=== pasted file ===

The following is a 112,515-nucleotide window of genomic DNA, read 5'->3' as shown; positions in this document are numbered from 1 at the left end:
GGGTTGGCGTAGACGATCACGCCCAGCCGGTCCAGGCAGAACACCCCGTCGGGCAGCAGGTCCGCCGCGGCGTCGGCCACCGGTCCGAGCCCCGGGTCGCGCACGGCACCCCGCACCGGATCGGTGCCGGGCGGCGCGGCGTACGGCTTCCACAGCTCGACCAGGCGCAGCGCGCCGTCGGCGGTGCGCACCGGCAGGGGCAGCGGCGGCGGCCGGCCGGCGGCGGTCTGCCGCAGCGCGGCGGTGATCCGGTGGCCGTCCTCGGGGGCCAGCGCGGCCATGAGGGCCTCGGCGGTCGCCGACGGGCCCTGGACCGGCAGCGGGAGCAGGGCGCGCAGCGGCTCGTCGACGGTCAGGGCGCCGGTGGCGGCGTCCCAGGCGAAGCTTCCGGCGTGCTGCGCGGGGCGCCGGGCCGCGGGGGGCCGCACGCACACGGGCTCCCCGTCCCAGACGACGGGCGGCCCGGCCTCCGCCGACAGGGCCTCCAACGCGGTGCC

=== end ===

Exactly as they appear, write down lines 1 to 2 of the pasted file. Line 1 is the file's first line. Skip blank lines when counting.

The following is a 112,515-nucleotide window of genomic DNA, read 5'->3' as shown; positions in this document are numbered from 1 at the left end:
GGGTTGGCGTAGACGATCACGCCCAGCCGGTCCAGGCAGAACACCCCGTCGGGCAGCAGGTCCGCCGCGGCGTCGGCCACCGGTCCGAGCCCCGGGTCGCGCACGGCACCCCGCACCGGATCGGTGCCGGGCGGCGCGGCGTACGGCTTCCACAGCTCGACCAGGCGCAGCGCGCCGTCGGCGGTGCGCACCGGCAGGGGCAGCGGCGGCGGCCGGCCGGCGGCGGTCTGCCGCAGCGCGGCGGTGATCCGGTGGCCGTCCTCGGGGGCCAGCGCGGCCATGAGGGCCTCGGCGGTCGCCGACGGGCCCTGGACCGGCAGCGGGAGCAGGGCGCGCAGCGGCTCGTCGACGGTCAGGGCGCCGGTGGCGGCGTCCCAGGCGAAGCTTCCGGCGTGCTGCGCGGGGCGCCGGGCCGCGGGGGGCCGCACGCACACGGGCTCCCCGTCCCAGACGACGGGCGGCCCGGCCTCCGCCGACAGGGCCTCCAACGCGGTGCC